Americas Cup- Dalton and Coutts square off at fundraising dinner
by Richard Gladwell on 4 May 2013
Grant Dalton (left) listens while his rival, Russell Coutts, makes a point at the black tie dinner. © Richard Gladwell www.richardgladwell.com
The heads of two America's Cup teams squared off in Auckland tonight at a fundraising dinner to support the 2016 Paralympic campaign of two America's Cup sailors.
Sponsored by ASB Bank, the evening commenced with the screening of several video clips from 2010 with Oracle Team USA's Larry Ellison being interviewed as to his vision for the 34th America's Cup, with some now fairly extravagant forecasts about the number of teams, growth of the event and countries participating.
The 700 guests, at the $500 a ticket function, listened a little bemused, at first, and then the snickering turned to derisive laughter.
That followed with 'state of the nation' addresses by the respective team heads, Grant Dalton for Emirates Team NZ, and Russell Coutts for Oracle Team USA.
Then followed the Paralympic sailors, Rick Dodson and David Barnes, who have eight World Championship wins between them and several America's Cups from the 1988 to 2000 era.They explained their campaign and touched on how they suffer from multiple sclerosis, a degeneration of the central nervous system, both being diagnosed in the late 1990s.
Although physically they appeared to a little older than in their heyday, with some slowness of speech, the change in their condition was underlined at the end of the session, as David Barnes, a triple world champion in the Olympic 470 class, required a steadying hand to assist him down a couple of steps from the stage. Balance is one of the big issues faced by both sailors.
Two auctions were run - a silent one, with the bidders working through portable keypads on beach table. By one estimate $40,000 was raised, followed by an auction of a dozen lots of exceptional items, several carrying values of close to $20,000.
Budding was spirited at the auction with 10 lots being sold for an average of $15000 each. A ride on Oracle's AC72 was the subject of some spirited bidding selling for just over $20,000, then Russell Coutts put up a second ride which went for the same price. Grant Dalton immediately followed with two rides on Emirates Team NZ's AC72 which went for just over $20,000 for a total of $40,000 all up.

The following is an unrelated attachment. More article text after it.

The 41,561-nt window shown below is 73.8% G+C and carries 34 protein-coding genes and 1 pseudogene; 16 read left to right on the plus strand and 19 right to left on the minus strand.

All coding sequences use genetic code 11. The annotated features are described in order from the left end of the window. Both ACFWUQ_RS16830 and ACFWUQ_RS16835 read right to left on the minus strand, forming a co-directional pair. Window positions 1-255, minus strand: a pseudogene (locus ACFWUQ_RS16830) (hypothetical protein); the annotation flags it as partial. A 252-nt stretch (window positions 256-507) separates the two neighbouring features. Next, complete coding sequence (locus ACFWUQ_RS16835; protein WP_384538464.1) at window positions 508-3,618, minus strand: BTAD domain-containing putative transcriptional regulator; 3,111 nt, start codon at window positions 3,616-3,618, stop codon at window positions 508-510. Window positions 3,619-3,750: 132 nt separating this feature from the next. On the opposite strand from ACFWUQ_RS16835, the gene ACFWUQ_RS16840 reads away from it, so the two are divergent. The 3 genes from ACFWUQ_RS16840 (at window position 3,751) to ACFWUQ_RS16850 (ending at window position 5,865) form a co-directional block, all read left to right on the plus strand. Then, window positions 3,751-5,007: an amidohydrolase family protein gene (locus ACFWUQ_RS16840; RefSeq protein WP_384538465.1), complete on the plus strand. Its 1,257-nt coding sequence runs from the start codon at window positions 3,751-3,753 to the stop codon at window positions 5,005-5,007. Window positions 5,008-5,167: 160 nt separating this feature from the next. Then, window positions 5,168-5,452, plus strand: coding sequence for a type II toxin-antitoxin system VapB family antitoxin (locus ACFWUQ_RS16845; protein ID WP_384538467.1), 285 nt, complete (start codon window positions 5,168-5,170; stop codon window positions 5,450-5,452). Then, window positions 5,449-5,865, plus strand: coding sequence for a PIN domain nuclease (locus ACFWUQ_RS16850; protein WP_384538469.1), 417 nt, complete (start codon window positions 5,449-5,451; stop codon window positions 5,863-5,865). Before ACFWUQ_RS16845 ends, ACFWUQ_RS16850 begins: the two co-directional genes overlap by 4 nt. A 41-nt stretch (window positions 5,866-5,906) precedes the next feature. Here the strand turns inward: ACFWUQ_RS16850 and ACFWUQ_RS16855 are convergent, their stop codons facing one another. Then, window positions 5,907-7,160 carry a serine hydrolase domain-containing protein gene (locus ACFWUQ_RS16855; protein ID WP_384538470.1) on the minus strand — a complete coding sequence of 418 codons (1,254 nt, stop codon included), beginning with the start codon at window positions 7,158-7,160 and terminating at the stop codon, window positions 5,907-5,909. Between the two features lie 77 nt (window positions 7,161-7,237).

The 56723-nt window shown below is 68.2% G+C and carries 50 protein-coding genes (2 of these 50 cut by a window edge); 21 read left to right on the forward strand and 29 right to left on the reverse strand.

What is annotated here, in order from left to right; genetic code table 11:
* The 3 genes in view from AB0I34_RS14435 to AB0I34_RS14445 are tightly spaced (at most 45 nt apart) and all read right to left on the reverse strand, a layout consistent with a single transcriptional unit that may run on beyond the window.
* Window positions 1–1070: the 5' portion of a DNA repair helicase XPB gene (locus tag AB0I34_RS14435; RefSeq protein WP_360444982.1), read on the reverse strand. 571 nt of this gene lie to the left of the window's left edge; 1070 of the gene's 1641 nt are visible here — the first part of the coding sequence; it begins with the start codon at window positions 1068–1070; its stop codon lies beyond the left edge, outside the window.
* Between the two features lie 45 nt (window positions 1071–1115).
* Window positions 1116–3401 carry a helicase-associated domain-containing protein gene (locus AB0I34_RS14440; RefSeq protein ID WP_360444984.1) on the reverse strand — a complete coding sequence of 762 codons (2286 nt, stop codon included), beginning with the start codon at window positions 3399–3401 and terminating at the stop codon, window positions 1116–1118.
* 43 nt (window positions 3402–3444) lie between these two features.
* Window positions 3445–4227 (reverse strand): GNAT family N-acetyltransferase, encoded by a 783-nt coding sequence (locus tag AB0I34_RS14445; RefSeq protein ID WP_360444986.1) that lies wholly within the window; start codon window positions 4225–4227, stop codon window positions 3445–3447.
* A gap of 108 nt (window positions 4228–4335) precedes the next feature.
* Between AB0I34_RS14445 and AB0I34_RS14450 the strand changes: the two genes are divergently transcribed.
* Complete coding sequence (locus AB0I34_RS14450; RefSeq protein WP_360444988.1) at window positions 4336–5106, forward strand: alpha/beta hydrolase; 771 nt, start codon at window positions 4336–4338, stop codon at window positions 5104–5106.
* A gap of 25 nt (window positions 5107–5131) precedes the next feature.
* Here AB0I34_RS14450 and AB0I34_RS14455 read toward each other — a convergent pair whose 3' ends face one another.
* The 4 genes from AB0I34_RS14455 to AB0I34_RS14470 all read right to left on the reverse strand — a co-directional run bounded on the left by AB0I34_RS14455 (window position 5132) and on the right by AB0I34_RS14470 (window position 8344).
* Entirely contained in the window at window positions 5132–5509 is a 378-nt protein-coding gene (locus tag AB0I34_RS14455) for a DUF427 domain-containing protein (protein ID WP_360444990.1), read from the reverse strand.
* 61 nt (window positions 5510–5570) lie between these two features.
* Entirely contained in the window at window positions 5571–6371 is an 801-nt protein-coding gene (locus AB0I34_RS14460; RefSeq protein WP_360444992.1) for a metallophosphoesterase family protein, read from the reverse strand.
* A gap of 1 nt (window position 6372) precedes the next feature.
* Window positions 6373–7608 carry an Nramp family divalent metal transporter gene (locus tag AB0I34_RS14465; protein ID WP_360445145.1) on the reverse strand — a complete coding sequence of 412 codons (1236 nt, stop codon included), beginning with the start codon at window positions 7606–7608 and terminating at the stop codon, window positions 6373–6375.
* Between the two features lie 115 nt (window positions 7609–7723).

Organisers put the total raised from auctions alone at over $195,000, but by other counts that would be conservative. It was also announced that the crew will have two Sonar keelboats provided for them by several yachting philanthropists - so New Zealand's first Paralympic keelboat campaign got underway to a fine start.
Then followed for what was expected to be the Main Event, with a clearly irritated Coutts picking up on the showing the opening videos, and saying that their effect would only be to make Ellison even more determined to win.
But first he referred to an incident raised by Dodson, between himself and Coutts back in 1984 when they were Olympic Trialists in the Finn class, and by Coutts own admission, the smart money was probably on Rick Dodson, a multiple World OK Dinghy Champion, to take the New Zealand spot.
A week before the trials the two rival's rigs contacted in a training session, with Coutts' boom going through Dodson't new mainsail. A small hole was made much worse, when Coutts pulled on his mainsheet and pulled away most of the bottom of the mainsail, destroying it.
Coutts, then just 21 years old, went on the win the Olympic Trials, and the 1984 Gold Medal in the Finn - setting him on a stellar professional sailing path. To make some amends for the incident, in which he still claimed Dodson was at fault, Coutts offered to buy his former rival a new mainsail for their Sonar keelboat.
Full reports can be read http://www.sail-world.com/NZ/Americas-Cup:-Dalton-and-Coutts-square-off-at-fundraising-dinner/109086!here and http://www.sail-world.com/NZ/Americas-Cup:-Coutts-and-Dalton-share-their-views-on-the-Cups-future/109139!here
If you want to link to this article then please use this URL: www.sail-world.com/109086